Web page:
HPA Tech Retreat: Simple Stereo

Though many attendees doubt the staying power of stereoscopic production, Wendy Aylsworth, Senior Vice President of Technology for Warner Bros. Technical Operations, headed a panel on the topic for theatrical and home-theater release. Peter Wilson, principal of the UK company HDDC, promoted the use of simple rigs with digital processing as a more cost-effective way of acquiring stereoscopic imagery. “Mechanical rigs are works of art but very expensive,” he said. “Digital processing can adjust vertical disparity, adjust parallax and toe, correct for lens squirreling, facilitate line-up and be automated.” Wilson also showed sports scenes in which the 3D had been synthetically generated, reporting that the UK and EEC are engaged in 18 collaborative projects.

Converting legacy 2D content into 3D was the focus of In-Three President David Seigle, who spoke about his company’s “dimensionalization” approach to the challenge. TDVision Director of Product Marketing Evan Schur was bullish on 3D coming to the home. “At the most pessimistic forecast, there will be 18 million 3D-ready TV sets in homes by 2012,” he said. He also noted the long list of challenges for bringing stereoscopic content to TV sets. “The TV’s chip or external box interpolates the side-by-side image, but in this way, only 25 percent of the original pixels remain,” he said. “Not only is there a qualitative loss but, in 3D, you’re inventing pixels. And 2D compatibility is essential since the majority of the TV sets out there are 2D.”

Sony also threw its hat into the 3D arena with its 4K projector. Steve Banaszek described how Sony has “repurposed” its 4K digital cinema projector for 3D stereoscopic projection. “We have room for two 2K eyes,” he noted. “We had to align the two images. From the drawing board, the engineering team in Japan showed successful demos at CineExpo and at the 4K lab in Los Angeles.” The 3D projector can handle up to a 55-foot wide screen with 4.5 ftL of brightness. It’s currently in use at the Landmark Theatre in West Los Angeles and will be available elsewhere next month.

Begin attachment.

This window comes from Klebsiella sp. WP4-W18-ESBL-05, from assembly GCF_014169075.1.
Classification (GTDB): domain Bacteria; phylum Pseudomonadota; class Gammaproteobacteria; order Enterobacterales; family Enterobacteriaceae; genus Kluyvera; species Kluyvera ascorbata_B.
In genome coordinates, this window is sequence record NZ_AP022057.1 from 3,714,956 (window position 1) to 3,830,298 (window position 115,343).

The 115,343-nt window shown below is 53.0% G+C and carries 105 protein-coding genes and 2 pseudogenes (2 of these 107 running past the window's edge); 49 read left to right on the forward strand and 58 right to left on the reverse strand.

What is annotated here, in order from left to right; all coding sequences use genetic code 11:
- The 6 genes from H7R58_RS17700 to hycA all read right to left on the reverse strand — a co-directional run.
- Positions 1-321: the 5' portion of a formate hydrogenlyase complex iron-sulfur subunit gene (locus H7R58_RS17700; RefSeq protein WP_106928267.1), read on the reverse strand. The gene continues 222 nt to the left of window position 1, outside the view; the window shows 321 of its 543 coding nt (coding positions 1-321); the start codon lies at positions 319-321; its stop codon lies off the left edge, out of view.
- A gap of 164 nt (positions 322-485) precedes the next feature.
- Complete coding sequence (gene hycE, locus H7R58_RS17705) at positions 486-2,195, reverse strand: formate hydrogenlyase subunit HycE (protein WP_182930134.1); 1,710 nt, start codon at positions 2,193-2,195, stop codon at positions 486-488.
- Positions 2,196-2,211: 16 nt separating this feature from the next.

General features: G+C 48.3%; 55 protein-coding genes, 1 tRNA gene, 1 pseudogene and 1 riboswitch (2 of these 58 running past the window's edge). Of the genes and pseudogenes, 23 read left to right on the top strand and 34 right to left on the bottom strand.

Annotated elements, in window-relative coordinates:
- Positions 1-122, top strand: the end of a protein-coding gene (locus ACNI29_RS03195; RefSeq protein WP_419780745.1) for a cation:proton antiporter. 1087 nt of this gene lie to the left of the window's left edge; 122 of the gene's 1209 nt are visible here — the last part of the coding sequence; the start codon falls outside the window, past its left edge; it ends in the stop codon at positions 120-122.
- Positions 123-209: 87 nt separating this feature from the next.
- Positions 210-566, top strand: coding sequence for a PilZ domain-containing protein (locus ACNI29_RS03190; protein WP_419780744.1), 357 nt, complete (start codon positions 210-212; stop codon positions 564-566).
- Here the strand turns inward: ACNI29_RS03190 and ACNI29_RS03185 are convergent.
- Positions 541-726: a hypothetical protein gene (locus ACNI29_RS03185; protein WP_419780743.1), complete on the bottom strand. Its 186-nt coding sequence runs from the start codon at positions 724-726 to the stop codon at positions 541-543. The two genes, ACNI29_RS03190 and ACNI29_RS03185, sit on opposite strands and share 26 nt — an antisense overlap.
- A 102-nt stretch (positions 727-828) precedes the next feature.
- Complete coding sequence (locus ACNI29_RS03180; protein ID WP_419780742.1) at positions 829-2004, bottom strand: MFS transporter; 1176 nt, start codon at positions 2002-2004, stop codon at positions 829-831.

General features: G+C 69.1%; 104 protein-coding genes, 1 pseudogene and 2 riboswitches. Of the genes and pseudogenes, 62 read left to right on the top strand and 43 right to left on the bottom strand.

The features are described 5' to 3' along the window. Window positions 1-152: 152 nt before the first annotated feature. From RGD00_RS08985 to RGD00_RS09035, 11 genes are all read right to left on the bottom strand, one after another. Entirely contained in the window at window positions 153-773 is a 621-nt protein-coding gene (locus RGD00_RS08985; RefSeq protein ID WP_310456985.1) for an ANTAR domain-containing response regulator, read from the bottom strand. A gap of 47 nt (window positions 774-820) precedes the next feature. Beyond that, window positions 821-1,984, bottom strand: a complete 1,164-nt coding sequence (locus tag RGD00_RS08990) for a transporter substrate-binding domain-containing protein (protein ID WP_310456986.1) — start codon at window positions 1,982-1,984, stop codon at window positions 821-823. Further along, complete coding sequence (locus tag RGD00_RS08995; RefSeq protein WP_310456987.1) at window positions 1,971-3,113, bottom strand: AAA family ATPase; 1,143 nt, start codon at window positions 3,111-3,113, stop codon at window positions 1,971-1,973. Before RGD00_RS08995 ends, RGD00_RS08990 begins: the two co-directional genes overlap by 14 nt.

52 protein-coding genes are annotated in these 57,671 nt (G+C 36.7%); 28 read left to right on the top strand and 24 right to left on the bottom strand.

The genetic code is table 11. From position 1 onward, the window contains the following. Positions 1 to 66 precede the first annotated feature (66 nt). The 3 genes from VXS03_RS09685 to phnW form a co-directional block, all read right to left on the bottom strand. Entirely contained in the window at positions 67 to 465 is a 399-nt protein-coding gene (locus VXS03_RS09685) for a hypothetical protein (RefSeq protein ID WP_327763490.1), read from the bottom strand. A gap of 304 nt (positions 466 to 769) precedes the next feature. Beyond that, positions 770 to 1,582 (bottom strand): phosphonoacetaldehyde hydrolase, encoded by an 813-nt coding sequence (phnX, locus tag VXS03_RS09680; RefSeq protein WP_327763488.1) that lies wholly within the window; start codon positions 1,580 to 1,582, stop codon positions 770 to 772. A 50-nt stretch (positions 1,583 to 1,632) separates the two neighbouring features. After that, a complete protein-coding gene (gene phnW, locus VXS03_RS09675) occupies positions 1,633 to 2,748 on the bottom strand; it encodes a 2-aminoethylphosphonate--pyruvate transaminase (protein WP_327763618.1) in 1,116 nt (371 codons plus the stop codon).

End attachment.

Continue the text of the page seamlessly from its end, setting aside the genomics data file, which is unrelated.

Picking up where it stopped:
Also in the 3D stereoscopic space, Alioscopy showed its auto-stereoscopic monitors for use with 3D pre-visualization/layout and 3D trailers. “Alioscopy works on a sub-pixel level, with a special interleafing routine,” explained director of operations Pia Maffei. “The pros are that it’s a high-quality lenticular display without glasses, true 3D content, and a wide viewing angle covering 90 degrees, 8 degrees of parallax and interactive real-time 3D rendering capability.” The cons? “The effective resolution is one-third of the 1920 x 1080p resolution,” she said. “And there are specific sweet spots.”

Aylsworth summed up the discussion of 3D as being reminiscent of the long discussion of HD over the last decade or more. “This isn’t any different than the roll-out of HDTV,” she said. “This will take a number of years.” Pierce added that there’s a need for standards for home delivery of 3D for it to become a reality. “Where will this standard come from?” he asked. “Someone has to lead the way. SMPTE needs urgently to develop a standard for a master to support multi-view. Otherwise it has to come from the consumer electronics organizations.”

By Debra Kaufman, StudioDaily